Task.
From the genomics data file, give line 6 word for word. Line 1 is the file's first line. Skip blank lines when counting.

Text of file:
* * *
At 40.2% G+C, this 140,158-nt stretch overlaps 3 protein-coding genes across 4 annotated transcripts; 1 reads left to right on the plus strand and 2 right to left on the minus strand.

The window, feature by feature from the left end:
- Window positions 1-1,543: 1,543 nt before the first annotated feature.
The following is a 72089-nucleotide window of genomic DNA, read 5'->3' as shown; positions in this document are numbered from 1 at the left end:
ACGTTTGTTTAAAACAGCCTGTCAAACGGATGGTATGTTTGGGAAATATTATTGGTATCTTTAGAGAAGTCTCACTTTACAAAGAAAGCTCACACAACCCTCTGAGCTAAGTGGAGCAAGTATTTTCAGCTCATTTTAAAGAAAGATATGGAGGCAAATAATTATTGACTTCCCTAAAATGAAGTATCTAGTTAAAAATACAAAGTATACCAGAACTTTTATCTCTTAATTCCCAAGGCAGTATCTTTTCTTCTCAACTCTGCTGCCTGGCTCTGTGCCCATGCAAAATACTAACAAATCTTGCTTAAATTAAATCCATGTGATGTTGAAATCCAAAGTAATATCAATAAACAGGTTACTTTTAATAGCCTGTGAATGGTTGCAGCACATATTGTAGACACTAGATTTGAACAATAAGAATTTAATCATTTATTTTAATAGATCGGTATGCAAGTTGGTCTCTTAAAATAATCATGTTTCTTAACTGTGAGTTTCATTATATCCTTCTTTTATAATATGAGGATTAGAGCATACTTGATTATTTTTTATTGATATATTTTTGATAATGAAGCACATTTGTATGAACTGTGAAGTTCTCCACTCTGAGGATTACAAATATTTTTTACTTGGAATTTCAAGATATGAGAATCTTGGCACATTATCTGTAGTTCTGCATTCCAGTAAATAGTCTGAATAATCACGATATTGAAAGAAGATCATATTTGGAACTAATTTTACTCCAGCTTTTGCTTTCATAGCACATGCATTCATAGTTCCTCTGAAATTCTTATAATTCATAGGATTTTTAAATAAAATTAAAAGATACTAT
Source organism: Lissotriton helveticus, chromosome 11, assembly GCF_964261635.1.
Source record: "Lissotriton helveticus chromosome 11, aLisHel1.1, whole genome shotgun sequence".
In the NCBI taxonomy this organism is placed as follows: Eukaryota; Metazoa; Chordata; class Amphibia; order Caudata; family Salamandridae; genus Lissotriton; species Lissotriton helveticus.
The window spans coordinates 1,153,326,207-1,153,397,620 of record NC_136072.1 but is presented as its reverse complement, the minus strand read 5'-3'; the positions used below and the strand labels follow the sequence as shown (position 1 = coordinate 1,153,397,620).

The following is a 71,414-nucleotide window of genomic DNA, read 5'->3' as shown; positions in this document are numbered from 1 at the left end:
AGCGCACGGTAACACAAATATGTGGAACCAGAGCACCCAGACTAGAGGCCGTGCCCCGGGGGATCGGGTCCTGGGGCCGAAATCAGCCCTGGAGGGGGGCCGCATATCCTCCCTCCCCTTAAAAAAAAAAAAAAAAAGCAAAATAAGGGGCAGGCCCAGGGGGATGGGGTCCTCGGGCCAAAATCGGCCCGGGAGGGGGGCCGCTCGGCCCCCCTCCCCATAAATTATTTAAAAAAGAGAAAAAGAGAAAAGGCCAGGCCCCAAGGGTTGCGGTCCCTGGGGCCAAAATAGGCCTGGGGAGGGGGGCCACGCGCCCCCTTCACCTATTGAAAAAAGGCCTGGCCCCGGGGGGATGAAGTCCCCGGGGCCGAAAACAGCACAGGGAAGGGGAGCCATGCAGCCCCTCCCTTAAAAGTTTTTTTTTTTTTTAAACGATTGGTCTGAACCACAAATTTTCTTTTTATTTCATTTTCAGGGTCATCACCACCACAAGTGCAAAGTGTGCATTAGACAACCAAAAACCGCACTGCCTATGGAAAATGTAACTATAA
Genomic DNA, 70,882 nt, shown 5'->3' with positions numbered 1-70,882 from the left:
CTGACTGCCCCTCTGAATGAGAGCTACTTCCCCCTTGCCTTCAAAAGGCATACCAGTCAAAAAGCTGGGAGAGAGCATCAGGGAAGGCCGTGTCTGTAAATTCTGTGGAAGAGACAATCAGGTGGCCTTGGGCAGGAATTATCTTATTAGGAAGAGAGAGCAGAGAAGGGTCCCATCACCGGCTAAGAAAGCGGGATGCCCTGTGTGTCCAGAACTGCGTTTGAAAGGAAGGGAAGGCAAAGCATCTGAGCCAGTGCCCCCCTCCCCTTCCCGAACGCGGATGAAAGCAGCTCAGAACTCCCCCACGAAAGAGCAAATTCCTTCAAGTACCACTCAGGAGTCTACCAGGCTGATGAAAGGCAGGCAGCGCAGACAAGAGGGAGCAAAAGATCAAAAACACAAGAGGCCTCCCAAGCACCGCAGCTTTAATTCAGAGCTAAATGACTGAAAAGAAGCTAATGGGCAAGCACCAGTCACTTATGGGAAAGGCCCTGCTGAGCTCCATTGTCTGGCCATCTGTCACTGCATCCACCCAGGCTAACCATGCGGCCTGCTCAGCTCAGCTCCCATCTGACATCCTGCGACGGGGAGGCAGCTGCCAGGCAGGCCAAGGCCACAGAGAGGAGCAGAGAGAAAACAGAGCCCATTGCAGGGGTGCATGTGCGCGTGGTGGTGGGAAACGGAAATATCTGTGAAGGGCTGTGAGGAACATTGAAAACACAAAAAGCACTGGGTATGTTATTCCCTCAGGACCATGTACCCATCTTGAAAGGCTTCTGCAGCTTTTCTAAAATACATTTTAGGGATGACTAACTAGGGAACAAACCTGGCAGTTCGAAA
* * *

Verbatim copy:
Source organism: Lissotriton helveticus, chromosome 11, assembly GCF_964261635.1.